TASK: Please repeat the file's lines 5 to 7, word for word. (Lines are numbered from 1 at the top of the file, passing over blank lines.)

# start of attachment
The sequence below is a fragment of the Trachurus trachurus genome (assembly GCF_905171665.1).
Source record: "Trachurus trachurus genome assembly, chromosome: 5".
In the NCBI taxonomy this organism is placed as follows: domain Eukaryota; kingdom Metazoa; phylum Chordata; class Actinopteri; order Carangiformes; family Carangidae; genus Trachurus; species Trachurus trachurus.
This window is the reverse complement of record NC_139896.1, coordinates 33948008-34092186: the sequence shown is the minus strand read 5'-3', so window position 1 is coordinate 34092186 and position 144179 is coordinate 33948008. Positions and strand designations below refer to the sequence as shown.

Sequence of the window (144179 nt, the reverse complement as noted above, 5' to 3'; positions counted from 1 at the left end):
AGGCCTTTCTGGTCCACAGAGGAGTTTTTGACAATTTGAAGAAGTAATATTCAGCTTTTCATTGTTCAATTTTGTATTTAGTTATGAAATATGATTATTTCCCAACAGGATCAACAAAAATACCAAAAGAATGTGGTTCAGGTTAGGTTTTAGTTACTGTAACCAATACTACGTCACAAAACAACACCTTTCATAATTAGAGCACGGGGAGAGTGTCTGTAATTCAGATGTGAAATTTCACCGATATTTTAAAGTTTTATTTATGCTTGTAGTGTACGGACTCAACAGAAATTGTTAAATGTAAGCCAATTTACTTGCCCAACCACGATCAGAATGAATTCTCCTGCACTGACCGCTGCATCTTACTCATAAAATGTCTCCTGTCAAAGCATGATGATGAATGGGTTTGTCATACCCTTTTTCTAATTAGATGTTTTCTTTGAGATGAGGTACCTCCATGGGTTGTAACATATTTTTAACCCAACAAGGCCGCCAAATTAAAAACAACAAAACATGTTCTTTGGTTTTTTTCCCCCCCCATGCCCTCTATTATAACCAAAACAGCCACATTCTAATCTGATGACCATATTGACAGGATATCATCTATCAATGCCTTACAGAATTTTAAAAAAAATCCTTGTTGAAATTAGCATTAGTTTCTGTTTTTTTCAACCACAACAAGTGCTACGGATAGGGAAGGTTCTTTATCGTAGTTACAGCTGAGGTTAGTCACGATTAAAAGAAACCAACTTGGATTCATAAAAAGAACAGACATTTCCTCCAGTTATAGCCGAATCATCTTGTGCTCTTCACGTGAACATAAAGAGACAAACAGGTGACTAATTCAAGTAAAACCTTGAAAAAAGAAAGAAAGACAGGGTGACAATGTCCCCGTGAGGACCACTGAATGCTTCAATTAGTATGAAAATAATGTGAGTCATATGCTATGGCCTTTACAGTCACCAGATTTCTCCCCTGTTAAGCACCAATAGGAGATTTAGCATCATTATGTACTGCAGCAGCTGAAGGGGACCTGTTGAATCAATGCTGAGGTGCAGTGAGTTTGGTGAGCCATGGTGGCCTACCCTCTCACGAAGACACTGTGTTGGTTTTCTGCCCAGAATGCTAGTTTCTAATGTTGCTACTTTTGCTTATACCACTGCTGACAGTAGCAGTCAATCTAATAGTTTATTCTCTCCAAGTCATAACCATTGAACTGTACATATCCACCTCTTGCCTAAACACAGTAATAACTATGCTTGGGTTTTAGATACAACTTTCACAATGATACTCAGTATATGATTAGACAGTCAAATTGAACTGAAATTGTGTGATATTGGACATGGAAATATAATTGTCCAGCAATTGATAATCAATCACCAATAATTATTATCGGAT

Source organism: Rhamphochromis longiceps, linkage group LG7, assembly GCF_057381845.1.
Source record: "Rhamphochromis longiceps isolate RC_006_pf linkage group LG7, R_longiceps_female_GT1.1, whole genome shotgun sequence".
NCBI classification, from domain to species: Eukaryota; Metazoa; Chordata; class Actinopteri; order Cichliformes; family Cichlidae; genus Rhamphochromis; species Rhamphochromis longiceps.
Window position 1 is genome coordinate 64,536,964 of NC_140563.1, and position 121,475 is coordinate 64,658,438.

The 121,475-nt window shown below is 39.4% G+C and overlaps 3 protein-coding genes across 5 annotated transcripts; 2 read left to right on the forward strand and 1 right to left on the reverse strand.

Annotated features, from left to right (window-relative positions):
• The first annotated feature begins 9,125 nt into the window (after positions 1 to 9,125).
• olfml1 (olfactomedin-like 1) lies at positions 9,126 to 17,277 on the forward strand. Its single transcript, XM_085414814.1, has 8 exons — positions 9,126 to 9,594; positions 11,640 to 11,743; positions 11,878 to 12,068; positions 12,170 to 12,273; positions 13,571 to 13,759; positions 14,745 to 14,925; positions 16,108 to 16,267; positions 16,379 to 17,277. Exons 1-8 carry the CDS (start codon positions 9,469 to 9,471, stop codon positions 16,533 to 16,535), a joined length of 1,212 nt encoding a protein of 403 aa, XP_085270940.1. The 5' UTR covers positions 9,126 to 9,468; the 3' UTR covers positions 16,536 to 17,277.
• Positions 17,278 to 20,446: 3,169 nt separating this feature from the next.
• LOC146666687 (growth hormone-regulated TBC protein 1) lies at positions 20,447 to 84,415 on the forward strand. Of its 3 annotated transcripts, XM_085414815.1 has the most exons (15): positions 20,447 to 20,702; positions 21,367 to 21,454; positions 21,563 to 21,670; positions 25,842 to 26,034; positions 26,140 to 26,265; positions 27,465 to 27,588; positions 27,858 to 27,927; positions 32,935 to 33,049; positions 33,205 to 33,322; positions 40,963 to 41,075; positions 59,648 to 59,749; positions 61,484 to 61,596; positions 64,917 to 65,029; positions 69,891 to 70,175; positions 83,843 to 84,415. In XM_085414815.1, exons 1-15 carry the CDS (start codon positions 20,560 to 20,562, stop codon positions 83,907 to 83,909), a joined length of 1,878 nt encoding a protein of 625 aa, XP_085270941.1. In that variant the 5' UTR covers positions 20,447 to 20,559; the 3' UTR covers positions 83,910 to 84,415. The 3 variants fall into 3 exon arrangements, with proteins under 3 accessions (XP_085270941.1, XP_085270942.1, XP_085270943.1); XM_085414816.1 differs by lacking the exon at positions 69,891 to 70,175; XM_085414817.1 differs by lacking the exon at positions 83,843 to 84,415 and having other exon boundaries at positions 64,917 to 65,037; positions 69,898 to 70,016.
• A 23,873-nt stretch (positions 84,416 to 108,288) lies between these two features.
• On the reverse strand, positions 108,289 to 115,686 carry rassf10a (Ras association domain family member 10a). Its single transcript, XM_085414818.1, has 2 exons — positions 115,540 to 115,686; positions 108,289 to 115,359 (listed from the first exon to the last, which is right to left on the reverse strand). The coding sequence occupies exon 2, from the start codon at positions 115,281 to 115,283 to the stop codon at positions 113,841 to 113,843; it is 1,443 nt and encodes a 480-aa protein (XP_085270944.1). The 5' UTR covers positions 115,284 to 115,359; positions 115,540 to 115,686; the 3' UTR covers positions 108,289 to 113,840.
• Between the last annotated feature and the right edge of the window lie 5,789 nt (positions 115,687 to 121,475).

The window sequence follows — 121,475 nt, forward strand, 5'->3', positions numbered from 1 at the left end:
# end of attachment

Sequence of the window (144179 nt, the reverse complement as noted above, 5' to 3'; positions counted from 1 at the left end):
AGGCCTTTCTGGTCCACAGAGGAGTTTTTGACAATTTGAAGAAGTAATATTCAGCTTTTCATTGTTCAATTTTGTATTTAGTTATGAAATATGATTATTTCCCAACAGGATCAACAAAAATACCAAAAGAATGTGGTTCAGGTTAGGTTTTAGTTACTGTAACCAATACTACGTCACAAAACAACACCTTTCATAATTAGAGCACGGGGAGAGTGTCTGTAATTCAGATGTGAAATTTCACCGATATTTTAAAGTTTTATTTATGCTTGTAGTGTACGGACTCAACAGAAATTGTTAAATGTAAGCCAATTTACTTGCCCAACCACGATCAGAATGAATTCTCCTGCACTGACCGCTGCATCTTACTCATAAAATGTCTCCTGTCAAAGCATGATGATGAATGGGTTTGTCATACCCTTTTTCTAATTAGATGTTTTCTTTGAGATGAGGTACCTCCATGGGTTGTAACATATTTTTAACCCAACAAGGCCGCCAAATTAAAAACAACAAAACATGTTCTTTGGTTTTTTTCCCCCCCCATGCCCTCTATTATAACCAAAACAGCCACATTCTAATCTGATGACCATATTGACAGGATATCATCTATCAATGCCTTACAGAATTTTAAAAAAAATCCTTGTTGAAATTAGCATTAGTTTCTGTTTTTTTCAACCACAACAAGTGCTACGGATAGGGAAGGTTCTTTATCGTAGTTACAGCTGAGGTTAGTCACGATTAAAAGAAACCAACTTGGATTCATAAAAAGAACAGACATTTCCTCCAGTTATAGCCGAATCATCTTGTGCTCTTCACGTGAACATAAAGAGACAAACAGGTGACTAATTCAAGTAAAACCTTGAAAAAAGAAAGAAAGACAGGGTGACAATGTCCCCGTGAGGACCACTGAATGCTTCAATTAGTATGAAAATAATGTGAGTCATATGCTATGGCCTTTACAGTCACCAGATTTCTCCCCTGTTAAGCACCAATAGGAGATTTAGCATCATTATGTACTGCAGCAGCTGAAGGGGACCTGTTGAATCAATGCTGAGGTGCAGTGAGTTTGGTGAGCCATGGTGGCCTACCCTCTCACGAAGACACTGTGTTGGTTTTCTGCCCAGAATGCTAGTTTCTAATGTTGCTACTTTTGCTTATACCACTGCTGACAGTAGCAGTCAATCTAATAGTTTATTCTCTCCAAGTCATAACCATTGAACTGTACATATCCACCTCTTGCCTAAACACAGTAATAACTATGCTTGGGTTTTAGATACAACTTTCACAATGATACTCAGTATATGATTAGACAGTCAAATTGAACTGAAATTGTGTGATATTGGACATGGAAATATAATTGTCCAGCAATTGATAATCAATCACCAATAATTATTATCGGAT

Source organism: Rhamphochromis longiceps, linkage group LG7, assembly GCF_057381845.1.